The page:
Publication date: Dec 04, 2023
Innovative methods for evaluating virus risk and spread, independent of test-seeking behavior, are needed to improve routine public health surveillance, outbreak response, and pandemic preparedness. Throughout the COVID-19 pandemic, environmental surveillance strategies, including wastewater andair sampling, have been used alongside widespread individual-based SARS-CoV-2 testing programs to provide population-level data. These environmental surveillance strategies have predominantly relied on pathogen-specific detection methods to monitor viruses through space and time. However, this provides a limited picture of the virome present in an environmental sample, leaving us blind to most circulating viruses. In this study, we explore whether pathogen-agnostic deep sequencing can expand the utility of air sampling to detect many human viruses. We show that sequence-independent single-primer amplification sequencing of nucleic acids from air samples can detect common and unexpected human respiratory and enteric viruses, including influenza virus type A and C, respiratory syncytial virus, human coronaviruses, rhinovirus, SARS-CoV-2, rotavirus, mamastrovirus, and astrovirus.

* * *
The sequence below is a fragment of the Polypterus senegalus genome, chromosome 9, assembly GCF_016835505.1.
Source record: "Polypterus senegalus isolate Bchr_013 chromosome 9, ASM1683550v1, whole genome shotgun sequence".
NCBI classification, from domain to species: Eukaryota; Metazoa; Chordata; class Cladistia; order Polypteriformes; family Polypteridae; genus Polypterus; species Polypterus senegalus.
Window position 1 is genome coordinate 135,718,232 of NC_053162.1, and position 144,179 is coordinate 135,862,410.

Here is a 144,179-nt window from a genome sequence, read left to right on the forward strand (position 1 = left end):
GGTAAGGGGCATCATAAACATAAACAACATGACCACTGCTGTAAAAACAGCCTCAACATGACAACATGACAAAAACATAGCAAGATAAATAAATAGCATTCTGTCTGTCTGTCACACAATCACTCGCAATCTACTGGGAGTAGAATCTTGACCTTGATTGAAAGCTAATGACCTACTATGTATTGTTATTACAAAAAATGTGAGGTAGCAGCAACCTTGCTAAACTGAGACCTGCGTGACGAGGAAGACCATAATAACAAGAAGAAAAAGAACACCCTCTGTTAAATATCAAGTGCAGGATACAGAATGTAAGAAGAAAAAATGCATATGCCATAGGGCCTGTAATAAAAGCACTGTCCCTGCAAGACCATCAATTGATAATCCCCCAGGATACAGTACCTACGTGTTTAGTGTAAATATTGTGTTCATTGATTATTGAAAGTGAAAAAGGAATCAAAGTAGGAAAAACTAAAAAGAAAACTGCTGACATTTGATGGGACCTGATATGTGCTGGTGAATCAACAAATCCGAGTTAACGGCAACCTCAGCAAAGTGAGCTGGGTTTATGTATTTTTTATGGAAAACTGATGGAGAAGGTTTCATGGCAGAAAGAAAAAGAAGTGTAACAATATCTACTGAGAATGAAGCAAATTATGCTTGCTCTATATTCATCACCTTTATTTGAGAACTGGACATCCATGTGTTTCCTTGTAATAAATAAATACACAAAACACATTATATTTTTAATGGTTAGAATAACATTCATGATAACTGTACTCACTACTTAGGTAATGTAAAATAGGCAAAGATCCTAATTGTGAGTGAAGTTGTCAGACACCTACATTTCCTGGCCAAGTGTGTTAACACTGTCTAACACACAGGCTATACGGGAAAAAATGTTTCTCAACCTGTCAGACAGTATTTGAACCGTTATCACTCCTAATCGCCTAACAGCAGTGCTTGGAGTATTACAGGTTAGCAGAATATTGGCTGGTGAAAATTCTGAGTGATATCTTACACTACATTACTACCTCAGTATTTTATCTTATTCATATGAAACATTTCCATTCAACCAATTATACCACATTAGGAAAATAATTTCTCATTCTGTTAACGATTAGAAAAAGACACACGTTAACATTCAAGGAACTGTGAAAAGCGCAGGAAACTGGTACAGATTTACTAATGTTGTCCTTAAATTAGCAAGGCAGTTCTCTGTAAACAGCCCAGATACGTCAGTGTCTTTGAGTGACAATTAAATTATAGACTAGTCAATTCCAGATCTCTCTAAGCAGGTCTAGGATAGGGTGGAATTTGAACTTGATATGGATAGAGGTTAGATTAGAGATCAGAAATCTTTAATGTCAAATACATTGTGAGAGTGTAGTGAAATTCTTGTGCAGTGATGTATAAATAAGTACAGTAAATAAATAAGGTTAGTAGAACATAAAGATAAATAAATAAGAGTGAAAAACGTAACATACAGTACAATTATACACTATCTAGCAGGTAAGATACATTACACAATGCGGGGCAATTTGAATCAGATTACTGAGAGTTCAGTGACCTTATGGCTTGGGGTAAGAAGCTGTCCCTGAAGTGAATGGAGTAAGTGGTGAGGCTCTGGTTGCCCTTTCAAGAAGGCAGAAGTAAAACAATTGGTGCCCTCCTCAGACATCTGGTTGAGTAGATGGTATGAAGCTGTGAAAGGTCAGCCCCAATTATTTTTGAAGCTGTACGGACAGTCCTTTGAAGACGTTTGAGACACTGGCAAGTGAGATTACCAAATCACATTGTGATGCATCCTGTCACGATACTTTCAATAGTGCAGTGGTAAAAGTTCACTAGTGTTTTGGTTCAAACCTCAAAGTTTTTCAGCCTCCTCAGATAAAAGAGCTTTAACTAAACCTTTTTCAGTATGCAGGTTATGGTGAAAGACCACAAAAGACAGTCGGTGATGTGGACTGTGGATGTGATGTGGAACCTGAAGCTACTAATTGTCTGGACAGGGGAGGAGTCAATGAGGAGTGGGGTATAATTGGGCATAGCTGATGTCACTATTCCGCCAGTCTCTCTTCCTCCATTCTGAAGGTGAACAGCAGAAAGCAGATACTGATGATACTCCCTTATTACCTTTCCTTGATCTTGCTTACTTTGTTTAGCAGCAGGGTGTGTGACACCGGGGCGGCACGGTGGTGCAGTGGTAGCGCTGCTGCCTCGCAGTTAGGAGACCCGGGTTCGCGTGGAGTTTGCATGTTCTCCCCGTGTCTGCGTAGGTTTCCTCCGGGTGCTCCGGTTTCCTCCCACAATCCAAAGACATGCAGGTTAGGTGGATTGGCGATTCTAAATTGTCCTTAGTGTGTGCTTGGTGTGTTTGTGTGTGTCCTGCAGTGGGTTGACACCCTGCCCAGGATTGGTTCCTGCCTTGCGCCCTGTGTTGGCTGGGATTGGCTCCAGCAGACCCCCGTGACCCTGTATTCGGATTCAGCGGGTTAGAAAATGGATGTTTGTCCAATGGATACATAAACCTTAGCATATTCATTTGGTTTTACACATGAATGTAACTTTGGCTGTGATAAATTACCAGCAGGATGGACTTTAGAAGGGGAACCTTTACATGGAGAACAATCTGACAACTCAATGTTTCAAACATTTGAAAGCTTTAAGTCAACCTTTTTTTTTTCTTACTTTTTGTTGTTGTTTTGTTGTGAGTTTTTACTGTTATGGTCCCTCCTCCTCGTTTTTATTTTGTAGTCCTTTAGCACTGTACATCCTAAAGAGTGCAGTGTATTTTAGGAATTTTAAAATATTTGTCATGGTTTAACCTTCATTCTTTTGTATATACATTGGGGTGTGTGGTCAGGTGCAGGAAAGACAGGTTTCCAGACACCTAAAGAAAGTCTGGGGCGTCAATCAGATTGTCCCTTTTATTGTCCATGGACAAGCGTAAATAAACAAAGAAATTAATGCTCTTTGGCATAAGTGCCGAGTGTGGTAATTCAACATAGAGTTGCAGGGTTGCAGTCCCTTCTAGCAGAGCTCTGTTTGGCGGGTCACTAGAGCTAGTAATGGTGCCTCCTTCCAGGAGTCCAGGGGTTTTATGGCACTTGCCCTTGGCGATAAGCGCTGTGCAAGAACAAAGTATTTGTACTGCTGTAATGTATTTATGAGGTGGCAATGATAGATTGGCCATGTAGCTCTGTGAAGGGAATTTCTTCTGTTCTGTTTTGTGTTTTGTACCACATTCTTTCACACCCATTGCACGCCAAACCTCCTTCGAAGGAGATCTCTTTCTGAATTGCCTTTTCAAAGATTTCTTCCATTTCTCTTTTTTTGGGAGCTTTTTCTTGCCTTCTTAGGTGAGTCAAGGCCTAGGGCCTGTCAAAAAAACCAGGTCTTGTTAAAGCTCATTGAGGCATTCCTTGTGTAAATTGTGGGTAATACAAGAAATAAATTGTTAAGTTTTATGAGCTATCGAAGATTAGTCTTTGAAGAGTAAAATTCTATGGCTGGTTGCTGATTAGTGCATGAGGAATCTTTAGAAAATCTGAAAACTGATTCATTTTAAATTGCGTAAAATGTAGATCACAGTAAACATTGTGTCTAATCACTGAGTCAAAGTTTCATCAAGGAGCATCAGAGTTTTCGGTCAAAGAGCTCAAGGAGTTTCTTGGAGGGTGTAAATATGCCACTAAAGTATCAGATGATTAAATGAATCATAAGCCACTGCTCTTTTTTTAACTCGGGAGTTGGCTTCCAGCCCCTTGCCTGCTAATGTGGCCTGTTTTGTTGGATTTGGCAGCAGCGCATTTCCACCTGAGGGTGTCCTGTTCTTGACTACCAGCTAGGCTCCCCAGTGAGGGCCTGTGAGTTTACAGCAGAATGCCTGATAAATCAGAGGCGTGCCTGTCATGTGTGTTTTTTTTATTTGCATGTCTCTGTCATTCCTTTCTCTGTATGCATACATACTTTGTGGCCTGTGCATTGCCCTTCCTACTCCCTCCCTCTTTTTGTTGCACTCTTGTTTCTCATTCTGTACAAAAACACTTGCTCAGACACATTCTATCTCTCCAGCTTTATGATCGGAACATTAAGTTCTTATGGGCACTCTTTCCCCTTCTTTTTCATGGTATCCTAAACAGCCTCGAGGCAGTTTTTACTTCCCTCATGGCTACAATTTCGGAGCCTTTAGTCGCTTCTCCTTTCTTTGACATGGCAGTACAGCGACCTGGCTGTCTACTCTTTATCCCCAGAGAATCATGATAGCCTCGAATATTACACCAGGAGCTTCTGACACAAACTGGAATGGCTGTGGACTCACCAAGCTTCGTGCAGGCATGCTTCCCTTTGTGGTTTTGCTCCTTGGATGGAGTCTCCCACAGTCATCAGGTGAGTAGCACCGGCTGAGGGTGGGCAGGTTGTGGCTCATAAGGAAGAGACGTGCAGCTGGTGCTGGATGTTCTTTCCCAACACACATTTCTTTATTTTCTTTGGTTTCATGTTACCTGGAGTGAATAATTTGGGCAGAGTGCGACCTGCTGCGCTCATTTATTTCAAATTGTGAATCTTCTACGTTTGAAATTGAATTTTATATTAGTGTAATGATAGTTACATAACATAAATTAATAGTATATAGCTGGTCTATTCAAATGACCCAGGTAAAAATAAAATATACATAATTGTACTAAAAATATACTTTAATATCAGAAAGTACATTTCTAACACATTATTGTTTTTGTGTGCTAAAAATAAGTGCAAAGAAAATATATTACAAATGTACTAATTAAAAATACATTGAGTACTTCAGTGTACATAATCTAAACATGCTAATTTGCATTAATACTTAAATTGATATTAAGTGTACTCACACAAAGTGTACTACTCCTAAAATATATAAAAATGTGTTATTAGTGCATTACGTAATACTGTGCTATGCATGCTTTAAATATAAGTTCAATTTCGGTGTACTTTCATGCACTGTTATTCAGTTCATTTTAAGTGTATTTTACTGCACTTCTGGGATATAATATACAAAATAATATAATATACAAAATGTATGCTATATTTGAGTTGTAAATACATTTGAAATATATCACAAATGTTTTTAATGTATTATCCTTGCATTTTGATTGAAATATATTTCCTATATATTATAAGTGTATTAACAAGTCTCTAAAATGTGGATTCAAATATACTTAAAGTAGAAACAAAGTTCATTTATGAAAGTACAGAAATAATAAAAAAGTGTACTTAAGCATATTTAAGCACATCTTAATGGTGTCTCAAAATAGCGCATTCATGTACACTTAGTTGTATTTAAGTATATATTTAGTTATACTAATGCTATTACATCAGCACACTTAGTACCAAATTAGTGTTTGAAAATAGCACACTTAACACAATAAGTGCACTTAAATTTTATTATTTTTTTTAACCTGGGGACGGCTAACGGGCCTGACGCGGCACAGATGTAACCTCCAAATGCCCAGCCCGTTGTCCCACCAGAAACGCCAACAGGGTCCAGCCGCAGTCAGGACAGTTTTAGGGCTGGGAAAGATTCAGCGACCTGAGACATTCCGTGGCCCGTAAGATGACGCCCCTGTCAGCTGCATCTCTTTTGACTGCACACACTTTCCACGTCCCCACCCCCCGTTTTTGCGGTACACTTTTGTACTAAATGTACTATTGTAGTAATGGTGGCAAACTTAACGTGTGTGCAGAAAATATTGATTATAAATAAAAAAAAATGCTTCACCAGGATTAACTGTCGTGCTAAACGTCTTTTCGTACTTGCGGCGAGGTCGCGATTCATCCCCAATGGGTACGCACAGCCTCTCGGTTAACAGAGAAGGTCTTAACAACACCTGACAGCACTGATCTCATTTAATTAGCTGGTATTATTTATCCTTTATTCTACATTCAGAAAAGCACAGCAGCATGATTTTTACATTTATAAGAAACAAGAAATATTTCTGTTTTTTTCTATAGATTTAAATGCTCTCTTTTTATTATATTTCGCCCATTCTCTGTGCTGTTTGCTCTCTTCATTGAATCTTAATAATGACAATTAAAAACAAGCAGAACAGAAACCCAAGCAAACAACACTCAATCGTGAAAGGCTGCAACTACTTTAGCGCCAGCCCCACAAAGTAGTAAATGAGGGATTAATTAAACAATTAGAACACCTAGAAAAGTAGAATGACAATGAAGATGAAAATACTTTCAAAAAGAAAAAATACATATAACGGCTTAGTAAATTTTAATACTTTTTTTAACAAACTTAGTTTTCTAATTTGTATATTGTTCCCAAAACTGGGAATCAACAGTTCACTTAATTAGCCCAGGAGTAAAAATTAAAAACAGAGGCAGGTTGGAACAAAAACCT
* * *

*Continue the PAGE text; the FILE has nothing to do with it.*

Open Access PDF